My husband, Ted, asked me if I wanted to go for a ride. Now, if he posed that question to George, our yellow Lab, it would mean a trip to the beach was in order but since it was a September afternoon, I knew it meant a drive down Echo Valley Road scouting for a tree to dispatch into firewood for the winter. Living in Bayfield has taught me the importance of moving with the cadence of the natural world and harvesting, whether it’s firewood from the forest, vegetables from the garden or apples from the orchard, is a cherished ritual of autumn. It is work that’s good for the spirit— preserving the bounty of summer for the snow-blanketed days ahead.
En route to our firewood safari, untended apple trees along the road caught my eye— the last witnesses to homesteads long since abandoned. I wondered about the stories that unfolded in those overgrown fields and under the fruit-laden trees that are remnants of families who chose to settle in this beautiful place. Bayfield, by virtue of its location on the peninsula, is a microclimate that’s particularly well-suited for agriculture. Jesuits planted cherry trees on Madeline Island in the 18th century, lighthouse keeper Roswell Pendergast started a nursery on Michigan Island in 1870 that supplied apple, cherry, plum, peach and pear trees to farmers in the region and William Knight planted the first commercial apple and cherry orchard in 1905. The apple trees I saw on the road, and the apple orchards operating today, are a testament to the men and women who understood the intricate relationship between stewardship and a bountiful harvest.
Ellen Kwiatkoski and Eric Carlson, owners of Blue Vista Farm, view themselves as caretakers of a remarkable farm filled with raspberries, blueberries and 1,500 apple trees. They practice the land ethic used by many of the farmers who continue to work the land around Bayfield— true sustainability means maintaining the delicate balance between the harvest and the subsequent restoration of the land, trees, soil and plants. At its heart, stewardship means understanding we, as humans, are transitory and it’s what we plant, nurture and preserve that’s a testament to what we value.
When we live in tandem with the earth and its rhythms, life becomes more predictable. Winter follows autumn, geese move from north to south and back again every year, trees sprout, grow and die in one patch of soil in the forest, the sun rises and sets on the horizon every single day and the harvest comes in after a season of expansion and growth. Harvest is a time to suspend the busy and chaotic business of living and offer thanks for the sheer abundance we are gifted with every year. And to remember that while the harvest is freely given, the essence of its generosity is inexplicably tied to our ability and desire to return the favor— in all of our actions and decisions.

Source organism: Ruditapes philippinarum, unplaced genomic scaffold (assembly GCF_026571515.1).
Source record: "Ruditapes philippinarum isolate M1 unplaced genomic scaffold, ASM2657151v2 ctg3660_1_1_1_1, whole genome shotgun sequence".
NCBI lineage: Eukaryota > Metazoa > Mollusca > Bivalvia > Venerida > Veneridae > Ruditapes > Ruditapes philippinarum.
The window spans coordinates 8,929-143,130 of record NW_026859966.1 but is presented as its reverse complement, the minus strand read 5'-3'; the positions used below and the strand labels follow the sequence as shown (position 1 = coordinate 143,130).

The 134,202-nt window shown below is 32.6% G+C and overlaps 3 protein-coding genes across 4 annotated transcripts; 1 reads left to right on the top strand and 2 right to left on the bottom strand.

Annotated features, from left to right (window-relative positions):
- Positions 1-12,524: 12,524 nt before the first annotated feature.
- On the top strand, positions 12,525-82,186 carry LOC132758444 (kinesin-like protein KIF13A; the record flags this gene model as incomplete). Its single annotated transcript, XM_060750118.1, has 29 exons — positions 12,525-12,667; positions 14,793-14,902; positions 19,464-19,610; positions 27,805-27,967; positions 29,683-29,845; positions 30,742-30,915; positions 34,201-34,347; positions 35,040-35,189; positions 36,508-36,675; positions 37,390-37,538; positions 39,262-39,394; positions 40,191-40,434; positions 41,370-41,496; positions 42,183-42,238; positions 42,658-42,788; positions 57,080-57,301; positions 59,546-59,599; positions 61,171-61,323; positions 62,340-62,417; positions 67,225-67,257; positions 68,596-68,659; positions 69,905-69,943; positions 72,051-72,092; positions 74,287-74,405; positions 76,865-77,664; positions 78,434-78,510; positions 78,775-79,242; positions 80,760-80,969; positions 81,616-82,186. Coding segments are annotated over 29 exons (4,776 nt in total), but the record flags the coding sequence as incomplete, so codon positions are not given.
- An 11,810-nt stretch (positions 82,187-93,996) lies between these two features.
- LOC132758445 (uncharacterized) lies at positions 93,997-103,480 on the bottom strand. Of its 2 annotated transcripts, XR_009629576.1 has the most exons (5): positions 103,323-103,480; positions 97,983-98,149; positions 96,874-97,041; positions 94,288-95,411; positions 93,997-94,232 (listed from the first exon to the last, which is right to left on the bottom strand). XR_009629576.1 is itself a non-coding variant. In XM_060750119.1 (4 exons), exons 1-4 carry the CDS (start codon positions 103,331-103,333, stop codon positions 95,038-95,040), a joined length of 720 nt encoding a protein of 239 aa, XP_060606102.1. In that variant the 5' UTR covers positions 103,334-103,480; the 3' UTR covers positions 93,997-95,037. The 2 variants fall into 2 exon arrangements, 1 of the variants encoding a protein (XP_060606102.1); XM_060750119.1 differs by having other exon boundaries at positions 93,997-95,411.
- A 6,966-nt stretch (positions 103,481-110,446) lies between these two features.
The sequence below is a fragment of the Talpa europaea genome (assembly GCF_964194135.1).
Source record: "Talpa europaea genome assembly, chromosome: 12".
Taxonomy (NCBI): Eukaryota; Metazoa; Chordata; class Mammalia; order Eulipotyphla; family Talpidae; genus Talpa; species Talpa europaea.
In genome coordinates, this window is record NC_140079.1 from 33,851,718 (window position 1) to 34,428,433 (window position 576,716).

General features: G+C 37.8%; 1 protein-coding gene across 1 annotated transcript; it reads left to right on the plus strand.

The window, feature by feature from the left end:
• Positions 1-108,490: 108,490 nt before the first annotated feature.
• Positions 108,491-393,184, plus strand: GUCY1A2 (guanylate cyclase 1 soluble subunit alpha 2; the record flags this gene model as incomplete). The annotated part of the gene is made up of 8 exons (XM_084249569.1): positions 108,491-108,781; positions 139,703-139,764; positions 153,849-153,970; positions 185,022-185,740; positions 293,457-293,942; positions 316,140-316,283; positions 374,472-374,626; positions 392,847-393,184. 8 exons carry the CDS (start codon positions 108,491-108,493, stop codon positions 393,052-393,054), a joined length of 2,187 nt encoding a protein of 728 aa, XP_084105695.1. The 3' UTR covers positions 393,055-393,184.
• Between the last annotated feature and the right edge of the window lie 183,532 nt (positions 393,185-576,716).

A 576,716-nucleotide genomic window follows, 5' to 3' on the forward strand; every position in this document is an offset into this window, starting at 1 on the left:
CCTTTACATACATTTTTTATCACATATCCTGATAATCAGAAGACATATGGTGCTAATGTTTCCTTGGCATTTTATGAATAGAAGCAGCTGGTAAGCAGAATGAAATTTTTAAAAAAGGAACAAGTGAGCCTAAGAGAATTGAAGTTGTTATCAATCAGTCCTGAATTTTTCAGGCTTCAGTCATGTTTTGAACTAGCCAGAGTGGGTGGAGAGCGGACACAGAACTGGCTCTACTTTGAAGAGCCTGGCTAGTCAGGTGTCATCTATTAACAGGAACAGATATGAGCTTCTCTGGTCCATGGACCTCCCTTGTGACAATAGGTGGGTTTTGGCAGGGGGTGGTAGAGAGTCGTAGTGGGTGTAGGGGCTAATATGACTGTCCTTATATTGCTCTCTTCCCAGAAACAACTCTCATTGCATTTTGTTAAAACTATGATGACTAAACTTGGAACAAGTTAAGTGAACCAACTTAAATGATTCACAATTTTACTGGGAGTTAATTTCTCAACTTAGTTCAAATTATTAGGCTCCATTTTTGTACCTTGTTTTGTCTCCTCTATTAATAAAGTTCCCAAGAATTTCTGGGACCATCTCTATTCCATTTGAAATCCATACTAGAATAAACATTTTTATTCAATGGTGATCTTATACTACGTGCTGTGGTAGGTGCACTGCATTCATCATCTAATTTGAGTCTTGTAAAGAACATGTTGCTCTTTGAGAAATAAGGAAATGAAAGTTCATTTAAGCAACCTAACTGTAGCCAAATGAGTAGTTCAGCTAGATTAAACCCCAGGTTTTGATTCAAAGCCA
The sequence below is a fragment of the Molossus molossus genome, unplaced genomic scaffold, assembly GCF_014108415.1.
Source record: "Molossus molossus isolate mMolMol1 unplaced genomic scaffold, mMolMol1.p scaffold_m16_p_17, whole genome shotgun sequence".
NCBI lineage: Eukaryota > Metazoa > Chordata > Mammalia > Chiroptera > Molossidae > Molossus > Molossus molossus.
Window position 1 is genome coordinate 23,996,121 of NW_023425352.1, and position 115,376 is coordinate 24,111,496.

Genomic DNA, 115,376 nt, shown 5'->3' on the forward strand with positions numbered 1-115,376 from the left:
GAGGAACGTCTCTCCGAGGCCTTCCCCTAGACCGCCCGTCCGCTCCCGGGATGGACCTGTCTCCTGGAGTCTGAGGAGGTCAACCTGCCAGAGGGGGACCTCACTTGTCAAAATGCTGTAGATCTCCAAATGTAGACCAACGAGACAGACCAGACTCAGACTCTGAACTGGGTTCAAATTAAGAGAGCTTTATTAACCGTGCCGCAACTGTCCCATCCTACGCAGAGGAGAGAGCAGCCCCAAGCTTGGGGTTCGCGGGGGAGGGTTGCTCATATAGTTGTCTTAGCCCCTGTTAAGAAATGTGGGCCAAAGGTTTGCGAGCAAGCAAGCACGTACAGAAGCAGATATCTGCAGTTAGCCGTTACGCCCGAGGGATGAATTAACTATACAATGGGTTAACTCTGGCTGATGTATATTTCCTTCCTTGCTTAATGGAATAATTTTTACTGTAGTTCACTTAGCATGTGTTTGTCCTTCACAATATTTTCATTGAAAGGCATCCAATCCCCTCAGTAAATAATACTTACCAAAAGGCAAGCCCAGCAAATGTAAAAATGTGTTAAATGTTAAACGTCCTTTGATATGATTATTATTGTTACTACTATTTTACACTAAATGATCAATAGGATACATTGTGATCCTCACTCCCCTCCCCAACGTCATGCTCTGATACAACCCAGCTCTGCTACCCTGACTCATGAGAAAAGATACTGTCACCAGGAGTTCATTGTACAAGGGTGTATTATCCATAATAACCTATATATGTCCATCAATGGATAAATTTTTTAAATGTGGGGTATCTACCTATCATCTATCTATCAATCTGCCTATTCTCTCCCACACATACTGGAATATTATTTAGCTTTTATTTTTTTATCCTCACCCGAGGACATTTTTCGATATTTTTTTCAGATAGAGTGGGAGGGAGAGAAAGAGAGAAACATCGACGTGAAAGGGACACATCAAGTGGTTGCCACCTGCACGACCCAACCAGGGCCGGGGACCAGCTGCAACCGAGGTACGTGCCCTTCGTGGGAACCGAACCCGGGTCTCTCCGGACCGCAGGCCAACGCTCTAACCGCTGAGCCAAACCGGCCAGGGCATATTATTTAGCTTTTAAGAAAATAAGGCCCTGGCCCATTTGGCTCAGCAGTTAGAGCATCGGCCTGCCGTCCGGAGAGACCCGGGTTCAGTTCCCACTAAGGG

Is a yard full of freshly split firewood or a pantry full of preserved beans, tomatoes and apples enough to show my appreciation for the natural world? It’s a step in the right direction, that’s for sure. The act of gathering firewood, apples or tomatoes goes hand in hand with restoration. Nature, in order to continue to provide, must be in balance and just as I benefit from the harvest, I must contribute to the health of my eco-system. When I prepare food that’s grown with integrity, fill my wood stove with logs from the forests near my home or spend time around a table heavy with the largess of gardens and orchards— I’m participating in the age-old ritual of celebrating my community, honoring the harvest and the beautiful place I call home. And that’s a good place to start.
Roasted Apple & Chipotle Butter
2 cups apple cider 7 tablespoons brown sugar 1 ½ tablespoon freshly squeezed lemon juice 5 tablespoons butter 3 pounds Cortland or Jonafree apples (or your favorite sweet/tart apple) 3 – 5 chipotle peppers in adobo, minced (depending on your heat tolerance) 1 teaspoon cinnamon ¼ teaspoon nutmeg ¼ teaspoon kosher salt 1 large shallot, chopped (about 1/3 cup) 1 cup dried apple slices, chopped 4 tablespoons Calvados or apple brandy
Preparation In a medium skillet, heat 1 tablespoon of butter over medium heat. Place the chopped shallot in the pan, lower the heat and sauté for about 10 minutes. Add the chopped dried apple and cook for 2 – 3 minutes, stirring occassionally. Add the Calvados and set aside.
Preheat oven to 375 degrees. Cut the apples into eighths and place in a large roasting pan (do not peel or remove the seeds). Pour the lemon juice, 1 cup of the apple cider, 4 tablespoons of butter and the sugar on top. Toss to combine and place in the oven for about 45 minutes or until the apples are very soft and lightly browned. Remove the pan from the oven, pour the additional 1 cup of cider over the top, stirring to remove any caramelized apple bits from the pan.
Transfer the apples and liquid to a large bowl and mash the pieces with a potato masher (or fork) until it looks saucy. Run the mixture through a food mill to remove the seeds and skins. Add the reserved apple/shallot mixture, cinnamon, nutmeg and minced chipotles. If the butter is too runny, transfer to a saucepan and cook over low heat, stirring occasionally, on the stovetop until it’s the consistency you prefer. If you prefer a smoother texture, once the butter is cooled, you can blend it in a food processor or blender.
Store in an airtight container in the refrigerator for up to a week. Makes 3 cups.